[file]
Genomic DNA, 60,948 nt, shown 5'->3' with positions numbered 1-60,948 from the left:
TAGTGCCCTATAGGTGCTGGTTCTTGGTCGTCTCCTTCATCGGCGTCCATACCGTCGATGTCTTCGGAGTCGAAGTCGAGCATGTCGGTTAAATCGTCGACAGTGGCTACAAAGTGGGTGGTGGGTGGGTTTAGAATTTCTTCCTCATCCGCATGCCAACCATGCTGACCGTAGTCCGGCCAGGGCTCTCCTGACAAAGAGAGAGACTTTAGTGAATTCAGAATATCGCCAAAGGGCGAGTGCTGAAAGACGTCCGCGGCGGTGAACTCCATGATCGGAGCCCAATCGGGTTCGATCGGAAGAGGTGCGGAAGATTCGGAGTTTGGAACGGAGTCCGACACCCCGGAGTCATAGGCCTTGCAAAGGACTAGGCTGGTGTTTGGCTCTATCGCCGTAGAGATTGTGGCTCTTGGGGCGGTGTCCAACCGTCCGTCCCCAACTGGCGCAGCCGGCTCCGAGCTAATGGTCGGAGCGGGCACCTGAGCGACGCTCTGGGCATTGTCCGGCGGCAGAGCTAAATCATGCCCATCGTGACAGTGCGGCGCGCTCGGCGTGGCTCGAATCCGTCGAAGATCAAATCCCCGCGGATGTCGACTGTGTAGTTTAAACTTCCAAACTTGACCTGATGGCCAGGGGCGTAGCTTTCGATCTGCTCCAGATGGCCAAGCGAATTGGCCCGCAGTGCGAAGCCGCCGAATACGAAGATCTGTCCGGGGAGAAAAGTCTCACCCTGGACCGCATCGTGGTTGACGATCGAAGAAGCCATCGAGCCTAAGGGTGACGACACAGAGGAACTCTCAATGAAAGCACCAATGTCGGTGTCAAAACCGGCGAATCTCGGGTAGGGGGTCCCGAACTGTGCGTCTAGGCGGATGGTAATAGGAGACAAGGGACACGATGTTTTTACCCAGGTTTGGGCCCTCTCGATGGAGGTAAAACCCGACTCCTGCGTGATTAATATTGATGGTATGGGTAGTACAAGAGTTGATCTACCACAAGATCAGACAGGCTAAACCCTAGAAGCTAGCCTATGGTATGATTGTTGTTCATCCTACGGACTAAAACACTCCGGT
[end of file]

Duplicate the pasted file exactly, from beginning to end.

Genomic DNA, 60,948 nt, shown 5'->3' with positions numbered 1-60,948 from the left:
TAGTGCCCTATAGGTGCTGGTTCTTGGTCGTCTCCTTCATCGGCGTCCATACCGTCGATGTCTTCGGAGTCGAAGTCGAGCATGTCGGTTAAATCGTCGACAGTGGCTACAAAGTGGGTGGTGGGTGGGTTTAGAATTTCTTCCTCATCCGCATGCCAACCATGCTGACCGTAGTCCGGCCAGGGCTCTCCTGACAAAGAGAGAGACTTTAGTGAATTCAGAATATCGCCAAAGGGCGAGTGCTGAAAGACGTCCGCGGCGGTGAACTCCATGATCGGAGCCCAATCGGGTTCGATCGGAAGAGGTGCGGAAGATTCGGAGTTTGGAACGGAGTCCGACACCCCGGAGTCATAGGCCTTGCAAAGGACTAGGCTGGTGTTTGGCTCTATCGCCGTAGAGATTGTGGCTCTTGGGGCGGTGTCCAACCGTCCGTCCCCAACTGGCGCAGCCGGCTCCGAGCTAATGGTCGGAGCGGGCACCTGAGCGACGCTCTGGGCATTGTCCGGCGGCAGAGCTAAATCATGCCCATCGTGACAGTGCGGCGCGCTCGGCGTGGCTCGAATCCGTCGAAGATCAAATCCCCGCGGATGTCGACTGTGTAGTTTAAACTTCCAAACTTGACCTGATGGCCAGGGGCGTAGCTTTCGATCTGCTCCAGATGGCCAAGCGAATTGGCCCGCAGTGCGAAGCCGCCGAATACGAAGATCTGTCCGGGGAGAAAAGTCTCACCCTGGACCGCATCGTGGTTGACGATCGAAGAAGCCATCGAGCCTAAGGGTGACGACACAGAGGAACTCTCAATGAAAGCACCAATGTCGGTGTCAAAACCGGCGAATCTCGGGTAGGGGGTCCCGAACTGTGCGTCTAGGCGGATGGTAATAGGAGACAAGGGACACGATGTTTTTACCCAGGTTTGGGCCCTCTCGATGGAGGTAAAACCCGACTCCTGCGTGATTAATATTGATGGTATGGGTAGTACAAGAGTTGATCTACCACAAGATCAGACAGGCTAAACCCTAGAAGCTAGCCTATGGTATGATTGTTGTTCATCCTACGGACTAAAACACTCCGGT